Sorting out the numbers in modern Greece is like trying to reconcile the irreconcilable
In ancient Greek, ta mathematika means the ‘things that are known’, from which we derive ‘mathematics’. Sorting out the numbers in modern Greece, however, is like trying to reconcile the irreconcilable.
Greece cannot begin to repay its monstrous debts: some of us guessed this would be the case long before Greece joined the euro, in 2001, before the blood-sucking Goldman Sucks doctored the numbers down. The creditor banks agreed to a 20% haircut last summer, but now they are being asked to forego 70% of their loans.
The banks are stuck at 50%, on the basis that foregoing 70% is as near as dammit the whole 100%, so they want to shovel some pain back onto the borrower, understandably. Behind this charade is a bigger issue: if there is an agreed haircut, Greece is not technically defaulting, so CDSs on Greek debt will not be triggered. If they are, the losses will spread to God knows which banks.
And again, there is another bigger issue: the ECB is not part of these discussions, but is sitting on €40 billion of Greek bonds as a result of its recent “limited” market operations; however, it has a lesser standing in the bank’s pecking order in the event of default. Ouch! And the biggest issue of all is that without an agreement over the size of the haircut, the next €120 billion bail-out for Greece will not happen.
All these manoeuvrings are designed to leave Greece with debt of just 120% of GDP post that bail-out, the same level as when Greece joined EMU ten years ago. You don’t have to be a mathematician to work out something clearly does not quite add up here.
Say Greece pulls off this coup, or rather pulls the wool over the eyes of all its creditors, can it recover from 120% debt? Answer: not on the evidence of the last decade, no. So why is everyone burying their head in the sands, and pretending that mathematics no longer exists? Answer: it’s all about saving the eurozone if you are not a Greek, but all about repeating the con of the first decade of EMU if you are a Greek – after all €100 billion of debt write-offs every decade means the Greeks might as well go on living in, or off, the eurozone.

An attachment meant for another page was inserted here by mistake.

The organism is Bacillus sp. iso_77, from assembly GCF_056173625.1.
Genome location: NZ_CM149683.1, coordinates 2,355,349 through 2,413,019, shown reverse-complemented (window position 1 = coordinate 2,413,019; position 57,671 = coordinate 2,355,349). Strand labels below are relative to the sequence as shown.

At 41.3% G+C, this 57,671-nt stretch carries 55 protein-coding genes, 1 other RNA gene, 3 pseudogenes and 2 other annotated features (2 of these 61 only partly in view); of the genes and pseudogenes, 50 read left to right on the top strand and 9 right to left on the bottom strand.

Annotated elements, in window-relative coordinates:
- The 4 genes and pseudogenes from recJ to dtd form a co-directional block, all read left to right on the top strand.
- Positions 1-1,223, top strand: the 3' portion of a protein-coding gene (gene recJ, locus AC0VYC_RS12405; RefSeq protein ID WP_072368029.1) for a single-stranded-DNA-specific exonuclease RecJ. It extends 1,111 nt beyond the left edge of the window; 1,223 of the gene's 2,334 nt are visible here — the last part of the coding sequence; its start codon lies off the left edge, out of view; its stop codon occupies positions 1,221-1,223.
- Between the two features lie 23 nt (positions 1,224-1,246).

What Merkozy is worried about is that if Greece is ejected from the euro-club, the precedent could easily appeal to the rest of the PIGS, and the euro will be no more. Would this be a bad thing? Not as far as anyone who does mathematics can tell. So Merkozy has resorted to hysterical claims that the euro has kept the peace of Europe for 67 years, although it has only been around for the last 12 of those years: German defeat in 1945, the British Army of the Rhine, NATO and the nuclear deterrent have nothing to do with it, apparently.
Now the Merkozy rhetoric – rant might be a better word – is saying that the collapse of the euro would mean fresh war in Europe! They have nothing else they can say, is the only conclusion to such a nonsensical view. No wonder S&P sharpened their pencils last week, causing the usual screams from those in denial of basic maths.